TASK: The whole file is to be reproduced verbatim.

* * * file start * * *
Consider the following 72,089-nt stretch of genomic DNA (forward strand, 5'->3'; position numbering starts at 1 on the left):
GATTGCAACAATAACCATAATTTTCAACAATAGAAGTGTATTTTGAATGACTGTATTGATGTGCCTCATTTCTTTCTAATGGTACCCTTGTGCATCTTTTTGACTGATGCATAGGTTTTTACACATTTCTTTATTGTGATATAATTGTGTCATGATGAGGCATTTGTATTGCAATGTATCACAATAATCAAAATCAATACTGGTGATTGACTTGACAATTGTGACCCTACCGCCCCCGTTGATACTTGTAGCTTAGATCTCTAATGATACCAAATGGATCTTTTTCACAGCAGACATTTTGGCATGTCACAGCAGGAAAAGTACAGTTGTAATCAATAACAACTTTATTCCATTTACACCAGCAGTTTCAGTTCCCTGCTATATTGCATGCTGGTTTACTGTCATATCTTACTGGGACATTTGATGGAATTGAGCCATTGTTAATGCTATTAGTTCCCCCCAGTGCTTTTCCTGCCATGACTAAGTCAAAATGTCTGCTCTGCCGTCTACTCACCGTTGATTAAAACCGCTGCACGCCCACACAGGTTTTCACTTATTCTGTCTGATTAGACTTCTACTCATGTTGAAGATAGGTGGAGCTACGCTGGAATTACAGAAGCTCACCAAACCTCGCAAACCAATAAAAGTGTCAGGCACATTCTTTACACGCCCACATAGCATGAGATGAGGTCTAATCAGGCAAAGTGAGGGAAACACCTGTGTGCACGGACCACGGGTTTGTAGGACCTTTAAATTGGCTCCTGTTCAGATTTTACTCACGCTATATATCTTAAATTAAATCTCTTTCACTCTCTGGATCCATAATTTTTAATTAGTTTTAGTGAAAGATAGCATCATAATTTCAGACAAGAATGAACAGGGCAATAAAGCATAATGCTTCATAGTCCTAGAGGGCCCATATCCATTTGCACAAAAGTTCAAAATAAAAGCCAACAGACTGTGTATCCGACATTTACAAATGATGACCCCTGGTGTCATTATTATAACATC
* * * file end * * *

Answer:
Consider the following 72,089-nt stretch of genomic DNA (forward strand, 5'->3'; position numbering starts at 1 on the left):
GATTGCAACAATAACCATAATTTTCAACAATAGAAGTGTATTTTGAATGACTGTATTGATGTGCCTCATTTCTTTCTAATGGTACCCTTGTGCATCTTTTTGACTGATGCATAGGTTTTTACACATTTCTTTATTGTGATATAATTGTGTCATGATGAGGCATTTGTATTGCAATGTATCACAATAATCAAAATCAATACTGGTGATTGACTTGACAATTGTGACCCTACCGCCCCCGTTGATACTTGTAGCTTAGATCTCTAATGATACCAAATGGATCTTTTTCACAGCAGACATTTTGGCATGTCACAGCAGGAAAAGTACAGTTGTAATCAATAACAACTTTATTCCATTTACACCAGCAGTTTCAGTTCCCTGCTATATTGCATGCTGGTTTACTGTCATATCTTACTGGGACATTTGATGGAATTGAGCCATTGTTAATGCTATTAGTTCCCCCCAGTGCTTTTCCTGCCATGACTAAGTCAAAATGTCTGCTCTGCCGTCTACTCACCGTTGATTAAAACCGCTGCACGCCCACACAGGTTTTCACTTATTCTGTCTGATTAGACTTCTACTCATGTTGAAGATAGGTGGAGCTACGCTGGAATTACAGAAGCTCACCAAACCTCGCAAACCAATAAAAGTGTCAGGCACATTCTTTACACGCCCACATAGCATGAGATGAGGTCTAATCAGGCAAAGTGAGGGAAACACCTGTGTGCACGGACCACGGGTTTGTAGGACCTTTAAATTGGCTCCTGTTCAGATTTTACTCACGCTATATATCTTAAATTAAATCTCTTTCACTCTCTGGATCCATAATTTTTAATTAGTTTTAGTGAAAGATAGCATCATAATTTCAGACAAGAATGAACAGGGCAATAAAGCATAATGCTTCATAGTCCTAGAGGGCCCATATCCATTTGCACAAAAGTTCAAAATAAAAGCCAACAGACTGTGTATCCGACATTTACAAATGATGACCCCTGGTGTCATTATTATAACATC